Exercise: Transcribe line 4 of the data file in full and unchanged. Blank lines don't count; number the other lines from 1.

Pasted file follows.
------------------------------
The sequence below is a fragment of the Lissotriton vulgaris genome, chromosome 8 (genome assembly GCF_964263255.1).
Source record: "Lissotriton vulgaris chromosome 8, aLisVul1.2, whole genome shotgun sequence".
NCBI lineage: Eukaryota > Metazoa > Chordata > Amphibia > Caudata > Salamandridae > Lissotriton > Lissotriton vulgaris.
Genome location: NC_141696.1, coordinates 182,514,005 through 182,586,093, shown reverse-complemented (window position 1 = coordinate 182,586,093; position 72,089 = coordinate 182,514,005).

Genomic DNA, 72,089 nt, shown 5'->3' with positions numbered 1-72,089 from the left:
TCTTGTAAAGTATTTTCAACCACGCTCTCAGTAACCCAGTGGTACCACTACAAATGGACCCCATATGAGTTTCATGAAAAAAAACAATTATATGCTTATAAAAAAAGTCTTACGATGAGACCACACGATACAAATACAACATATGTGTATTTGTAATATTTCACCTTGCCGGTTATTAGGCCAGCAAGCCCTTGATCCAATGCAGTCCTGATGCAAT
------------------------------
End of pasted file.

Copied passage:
Genome location: NC_141696.1, coordinates 182,514,005 through 182,586,093, shown reverse-complemented (window position 1 = coordinate 182,586,093; position 72,089 = coordinate 182,514,005).